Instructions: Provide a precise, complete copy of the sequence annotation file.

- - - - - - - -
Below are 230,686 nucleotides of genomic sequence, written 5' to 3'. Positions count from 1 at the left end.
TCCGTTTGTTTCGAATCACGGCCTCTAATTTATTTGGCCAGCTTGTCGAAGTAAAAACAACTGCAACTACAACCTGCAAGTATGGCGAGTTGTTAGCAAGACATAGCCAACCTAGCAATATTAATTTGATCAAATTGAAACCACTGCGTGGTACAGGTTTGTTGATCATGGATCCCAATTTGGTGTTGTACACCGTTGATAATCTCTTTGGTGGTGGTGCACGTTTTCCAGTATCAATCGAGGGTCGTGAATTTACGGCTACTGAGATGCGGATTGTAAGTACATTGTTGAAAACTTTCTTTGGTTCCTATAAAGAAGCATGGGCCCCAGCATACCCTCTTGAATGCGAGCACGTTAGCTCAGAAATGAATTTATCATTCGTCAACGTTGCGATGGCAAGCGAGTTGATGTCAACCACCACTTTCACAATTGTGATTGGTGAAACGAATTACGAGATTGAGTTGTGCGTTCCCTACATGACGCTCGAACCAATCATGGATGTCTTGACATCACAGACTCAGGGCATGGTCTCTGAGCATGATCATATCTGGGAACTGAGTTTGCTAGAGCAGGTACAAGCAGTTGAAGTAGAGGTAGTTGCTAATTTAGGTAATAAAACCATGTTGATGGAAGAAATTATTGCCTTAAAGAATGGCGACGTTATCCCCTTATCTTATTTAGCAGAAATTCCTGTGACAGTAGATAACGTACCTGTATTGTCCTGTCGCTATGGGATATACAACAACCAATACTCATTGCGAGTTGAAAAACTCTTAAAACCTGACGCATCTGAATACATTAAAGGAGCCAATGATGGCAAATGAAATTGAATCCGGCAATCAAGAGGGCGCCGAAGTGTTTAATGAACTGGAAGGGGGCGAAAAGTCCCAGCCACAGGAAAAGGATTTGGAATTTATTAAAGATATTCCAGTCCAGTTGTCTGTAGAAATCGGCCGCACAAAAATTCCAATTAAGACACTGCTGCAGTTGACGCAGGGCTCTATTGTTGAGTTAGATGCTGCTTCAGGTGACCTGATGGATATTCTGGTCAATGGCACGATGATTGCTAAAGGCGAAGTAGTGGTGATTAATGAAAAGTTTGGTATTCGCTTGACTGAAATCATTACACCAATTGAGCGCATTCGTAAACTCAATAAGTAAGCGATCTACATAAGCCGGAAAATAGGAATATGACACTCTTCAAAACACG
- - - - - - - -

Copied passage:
Below are 230,686 nucleotides of genomic sequence, written 5' to 3'. Positions count from 1 at the left end.
TCCGTTTGTTTCGAATCACGGCCTCTAATTTATTTGGCCAGCTTGTCGAAGTAAAAACAACTGCAACTACAACCTGCAAGTATGGCGAGTTGTTAGCAAGACATAGCCAACCTAGCAATATTAATTTGATCAAATTGAAACCACTGCGTGGTACAGGTTTGTTGATCATGGATCCCAATTTGGTGTTGTACACCGTTGATAATCTCTTTGGTGGTGGTGCACGTTTTCCAGTATCAATCGAGGGTCGTGAATTTACGGCTACTGAGATGCGGATTGTAAGTACATTGTTGAAAACTTTCTTTGGTTCCTATAAAGAAGCATGGGCCCCAGCATACCCTCTTGAATGCGAGCACGTTAGCTCAGAAATGAATTTATCATTCGTCAACGTTGCGATGGCAAGCGAGTTGATGTCAACCACCACTTTCACAATTGTGATTGGTGAAACGAATTACGAGATTGAGTTGTGCGTTCCCTACATGACGCTCGAACCAATCATGGATGTCTTGACATCACAGACTCAGGGCATGGTCTCTGAGCATGATCATATCTGGGAACTGAGTTTGCTAGAGCAGGTACAAGCAGTTGAAGTAGAGGTAGTTGCTAATTTAGGTAATAAAACCATGTTGATGGAAGAAATTATTGCCTTAAAGAATGGCGACGTTATCCCCTTATCTTATTTAGCAGAAATTCCTGTGACAGTAGATAACGTACCTGTATTGTCCTGTCGCTATGGGATATACAACAACCAATACTCATTGCGAGTTGAAAAACTCTTAAAACCTGACGCATCTGAATACATTAAAGGAGCCAATGATGGCAAATGAAATTGAATCCGGCAATCAAGAGGGCGCCGAAGTGTTTAATGAACTGGAAGGGGGCGAAAAGTCCCAGCCACAGGAAAAGGATTTGGAATTTATTAAAGATATTCCAGTCCAGTTGTCTGTAGAAATCGGCCGCACAAAAATTCCAATTAAGACACTGCTGCAGTTGACGCAGGGCTCTATTGTTGAGTTAGATGCTGCTTCAGGTGACCTGATGGATATTCTGGTCAATGGCACGATGATTGCTAAAGGCGAAGTAGTGGTGATTAATGAAAAGTTTGGTATTCGCTTGACTGAAATCATTACACCAATTGAGCGCATTCGTAAACTCAATAAGTAAGCGATCTACATAAGCCGGAAAATAGGAATATGACACTCTTCAAAACACG